Our latest publication explores the benefits of Global Business Services beyond the traditional cost and operational benefits of shared services, such as alignment with growth, risk and talent strategies. It explores the essential characteristics and behaviours necessary to drive a performance-improving Global Business Services organisation, as well as providing practical tips on implementation.
Just when you thought your global business services (GBS) strategy couldn’t deliver more value, digital enters the picture. This is good news for companies that are looking for possible advantages in becoming more efficient. But it also is likely to introduce a significant amount of change in a short amount of time. Service delivery transformation will likely play a big role in the move from traditional GBS to digital GBS. And the journey is just beginning.
What are the opportunities for using analytics in financial reporting and fair value estimates, and what are the risks in ignoring their potential?
From robotics to cognitive computing, current trends in automation are reshaping global business services (GBS). While new technology, such as robotic process automation (RPA), can enable the “holy grail” of analytics and other higher level services, it may not be a quick fix. In order to reap the potential benefits, organisations must first understand the disruptive aspects of automation, along with the pre-requisites for integrating it into their GBS models.
Early leaders in GBS are far enough along to make a clear-eyed assessment of what they’ve achieved with GBS, where they may be at risk of falling short, and why. In this report, we explore why the growth of GBS has slowed and delve into lessons learned from individuals who have trodden this path.
For more than two decades, organisations around the world have been using shared services and outsourcing to improve service delivery and reduce costs in defined parts of their businesses. Leading organisations are now taking the next steps.
Consumers now expect a bespoke, fluid experience when shopping. This experience is defining successful business models, but how can businesses predict what consumers want?
There are big changes afoot in shared services, outsourcing, and global business services. It is difficult to imagine these changes taking place without cloud-based capabilities playing a growing role. In fact, there’s already plenty of evidence that cloud is already changing things, as new cloud-based services have experienced widespread adoption over the past couple of years. There is no more time to wait and see how this all plays out.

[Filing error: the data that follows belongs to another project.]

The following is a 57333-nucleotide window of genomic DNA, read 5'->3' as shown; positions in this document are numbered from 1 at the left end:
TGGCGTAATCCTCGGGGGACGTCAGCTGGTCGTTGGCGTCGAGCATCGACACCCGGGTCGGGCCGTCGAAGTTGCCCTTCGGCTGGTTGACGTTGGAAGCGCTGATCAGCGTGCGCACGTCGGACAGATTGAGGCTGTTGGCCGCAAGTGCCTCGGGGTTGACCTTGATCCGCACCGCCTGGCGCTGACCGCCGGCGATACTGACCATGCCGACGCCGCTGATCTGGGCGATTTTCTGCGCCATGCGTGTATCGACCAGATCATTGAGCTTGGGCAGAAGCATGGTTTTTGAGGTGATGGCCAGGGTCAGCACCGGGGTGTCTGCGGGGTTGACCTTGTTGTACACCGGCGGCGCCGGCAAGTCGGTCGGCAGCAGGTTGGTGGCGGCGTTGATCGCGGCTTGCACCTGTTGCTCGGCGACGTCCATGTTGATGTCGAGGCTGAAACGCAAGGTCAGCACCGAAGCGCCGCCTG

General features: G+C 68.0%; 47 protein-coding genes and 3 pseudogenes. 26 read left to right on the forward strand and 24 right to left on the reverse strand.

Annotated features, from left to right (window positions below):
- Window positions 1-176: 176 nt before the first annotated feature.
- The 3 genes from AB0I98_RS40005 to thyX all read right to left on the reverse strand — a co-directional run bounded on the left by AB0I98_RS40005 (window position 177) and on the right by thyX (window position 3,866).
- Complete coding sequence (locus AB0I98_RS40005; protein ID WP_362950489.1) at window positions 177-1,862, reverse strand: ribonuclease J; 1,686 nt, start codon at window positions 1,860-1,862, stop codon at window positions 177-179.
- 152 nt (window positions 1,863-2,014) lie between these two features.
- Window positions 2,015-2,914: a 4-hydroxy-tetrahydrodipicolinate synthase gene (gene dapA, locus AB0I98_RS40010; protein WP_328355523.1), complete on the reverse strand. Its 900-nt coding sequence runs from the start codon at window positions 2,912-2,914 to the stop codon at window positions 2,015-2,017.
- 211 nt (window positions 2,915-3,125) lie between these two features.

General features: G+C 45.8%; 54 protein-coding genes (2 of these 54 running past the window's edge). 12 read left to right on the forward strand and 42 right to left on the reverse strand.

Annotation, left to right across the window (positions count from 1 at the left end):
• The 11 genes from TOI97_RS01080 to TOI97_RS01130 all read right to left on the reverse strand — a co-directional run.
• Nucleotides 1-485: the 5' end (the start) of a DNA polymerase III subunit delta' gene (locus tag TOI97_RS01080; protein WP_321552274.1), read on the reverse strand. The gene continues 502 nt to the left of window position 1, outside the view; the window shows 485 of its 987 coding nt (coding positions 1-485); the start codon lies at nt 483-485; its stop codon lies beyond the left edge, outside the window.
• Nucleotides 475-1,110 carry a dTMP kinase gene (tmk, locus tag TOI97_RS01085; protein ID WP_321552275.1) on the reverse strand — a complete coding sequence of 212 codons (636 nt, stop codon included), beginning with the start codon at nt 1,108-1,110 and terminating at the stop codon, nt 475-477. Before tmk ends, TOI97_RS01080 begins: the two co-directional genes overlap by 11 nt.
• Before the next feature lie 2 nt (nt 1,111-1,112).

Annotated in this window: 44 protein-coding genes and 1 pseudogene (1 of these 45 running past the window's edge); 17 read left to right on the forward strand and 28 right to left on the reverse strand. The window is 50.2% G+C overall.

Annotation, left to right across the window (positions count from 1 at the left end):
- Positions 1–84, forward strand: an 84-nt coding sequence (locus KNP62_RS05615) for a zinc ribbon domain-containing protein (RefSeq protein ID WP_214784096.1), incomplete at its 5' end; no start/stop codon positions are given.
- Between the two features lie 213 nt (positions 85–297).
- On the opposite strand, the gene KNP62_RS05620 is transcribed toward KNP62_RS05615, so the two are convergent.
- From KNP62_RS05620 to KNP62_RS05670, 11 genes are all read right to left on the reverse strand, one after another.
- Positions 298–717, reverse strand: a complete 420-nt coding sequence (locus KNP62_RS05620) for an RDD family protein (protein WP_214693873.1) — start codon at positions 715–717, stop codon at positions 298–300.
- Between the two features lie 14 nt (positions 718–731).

With tax departments facing big changes on the regulatory front, not to mention within the business itself, it’s difficult to imagine them being successful over the long run without making fundamental changes to their operating models. Outsourcing and global business services will likely play a big role in those changes.
Find out how Deloitte's Global Business Services (GBS) Lab can help align leadership understanding of GBS and accelerate the planning of a GBS programme within your organistion. Our one-day session helps executives to assess their organisation, articulate the vision and mobilise GBS change.
For many, robotics is an innovation that is poised to transform the landscape of transaction processing. For others it is just another way of automating processes that long ago should have been eliminated or simplified. We believe it is a technology worth investigating because of its ability to improve efficiency and reliability.
Our recent online survey found there has been a sharp increase in the number of organisations that have investigated Robotic Process Automation (RPA) and that a significant number of organisations have already implemented or piloted RPA.
Finding a home for Finance Analytics in a GBS or Shared Services organisation provides many benefits.
We help companies understand the importance of customer experience value and how to maximise that value through dynamic, personalised treatment.
In this report we explain what the leadership at global business services can do to support and enable GPOs to create value for the enterprise.
In this report we outline five specific and significant ways a GPO can create enterprise-wide value.
For more than two decades, organisations around the world have used shared services and outsourcing to improve controls and reduce costs. Those tried and true benefits are still relevant, but the expectations placed upon leading global business services (GBS) organisations are now much higher. Mature GBS organisations now deliver value in such strategic areas as transformation, mergers and acquisitions (M&A), and innovation in addition to traditional cost and operational efficiency benefits.
The TMT Predictions are Deloitte’s annual view on the key trends set to shake up the companies in Tech, Media & Telecoms, alongside other industries.
Our latest report re-examines the impact of automation and robotic on work and employment. This time it shifts focus from the future of occupations to the outlook for industry sectors.
A Deloitte survey (sponsored by Facebook) asked C-suite executives for their perspectives on the future of work. Their responses reveal six themes about the future workplace—and six lessons to help leaders ease the transition.
How can companies raise their back office functions to the next level through the establishment of Global Business Services?
In today’s shared services and global business services (GBS) environment, the dynamics are ever-changing. Historically, cost has been the primary measure of value in location decisions. But cost-based decisions can be short-sighted in an increasingly complex shared services landscape affected by the evolving global political scene and impending tax regulations. In fact, a location strategy of calculated coexistence within markets can deliver better results than out-spending the competition. Crafting such a strategy requires the appropriate level of due diligence to determine if a location is a competitive, environmental, cultural, and operating cost fit for the company.